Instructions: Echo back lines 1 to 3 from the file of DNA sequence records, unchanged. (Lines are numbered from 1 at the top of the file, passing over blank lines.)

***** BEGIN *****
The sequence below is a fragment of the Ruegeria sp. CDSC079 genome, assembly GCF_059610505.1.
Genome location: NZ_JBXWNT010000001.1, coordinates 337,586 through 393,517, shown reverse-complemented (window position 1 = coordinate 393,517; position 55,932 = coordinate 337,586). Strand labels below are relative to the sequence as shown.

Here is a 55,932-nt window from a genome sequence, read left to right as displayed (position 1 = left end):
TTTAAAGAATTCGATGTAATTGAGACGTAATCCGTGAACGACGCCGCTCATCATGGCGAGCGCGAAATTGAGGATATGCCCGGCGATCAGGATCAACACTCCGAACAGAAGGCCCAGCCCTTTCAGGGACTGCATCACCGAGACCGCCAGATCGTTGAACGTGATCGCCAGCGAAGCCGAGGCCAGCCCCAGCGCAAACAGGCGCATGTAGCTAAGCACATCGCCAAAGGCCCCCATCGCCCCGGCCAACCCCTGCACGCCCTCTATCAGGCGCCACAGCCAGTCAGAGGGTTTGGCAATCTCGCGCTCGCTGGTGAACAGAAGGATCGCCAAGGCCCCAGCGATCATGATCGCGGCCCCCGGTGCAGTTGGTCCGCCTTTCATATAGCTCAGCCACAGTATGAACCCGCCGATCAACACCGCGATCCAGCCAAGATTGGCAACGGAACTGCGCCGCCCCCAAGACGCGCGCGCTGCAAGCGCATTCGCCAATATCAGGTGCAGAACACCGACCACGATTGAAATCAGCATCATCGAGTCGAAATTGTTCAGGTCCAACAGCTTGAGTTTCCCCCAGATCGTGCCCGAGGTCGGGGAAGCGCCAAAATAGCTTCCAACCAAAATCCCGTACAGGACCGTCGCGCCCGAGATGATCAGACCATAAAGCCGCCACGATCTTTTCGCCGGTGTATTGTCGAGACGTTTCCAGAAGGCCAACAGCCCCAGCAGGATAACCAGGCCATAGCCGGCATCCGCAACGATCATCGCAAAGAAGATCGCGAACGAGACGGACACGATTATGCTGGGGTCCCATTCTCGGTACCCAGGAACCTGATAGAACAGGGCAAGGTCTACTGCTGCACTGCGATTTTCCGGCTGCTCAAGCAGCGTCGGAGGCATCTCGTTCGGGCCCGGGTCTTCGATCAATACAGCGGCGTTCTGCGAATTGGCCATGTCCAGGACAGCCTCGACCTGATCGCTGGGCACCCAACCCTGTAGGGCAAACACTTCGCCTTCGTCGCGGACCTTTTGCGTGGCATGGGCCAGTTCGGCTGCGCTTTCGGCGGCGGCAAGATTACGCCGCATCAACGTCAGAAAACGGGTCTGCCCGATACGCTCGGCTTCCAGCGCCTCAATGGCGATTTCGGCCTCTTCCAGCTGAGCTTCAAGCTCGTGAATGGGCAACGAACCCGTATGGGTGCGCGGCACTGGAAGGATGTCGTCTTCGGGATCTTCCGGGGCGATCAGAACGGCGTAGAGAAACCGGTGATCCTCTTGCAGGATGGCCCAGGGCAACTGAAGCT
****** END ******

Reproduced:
The sequence below is a fragment of the Ruegeria sp. CDSC079 genome, assembly GCF_059610505.1.
Genome location: NZ_JBXWNT010000001.1, coordinates 337,586 through 393,517, shown reverse-complemented (window position 1 = coordinate 393,517; position 55,932 = coordinate 337,586). Strand labels below are relative to the sequence as shown.

Here is a 55,932-nt window from a genome sequence, read left to right as displayed (position 1 = left end):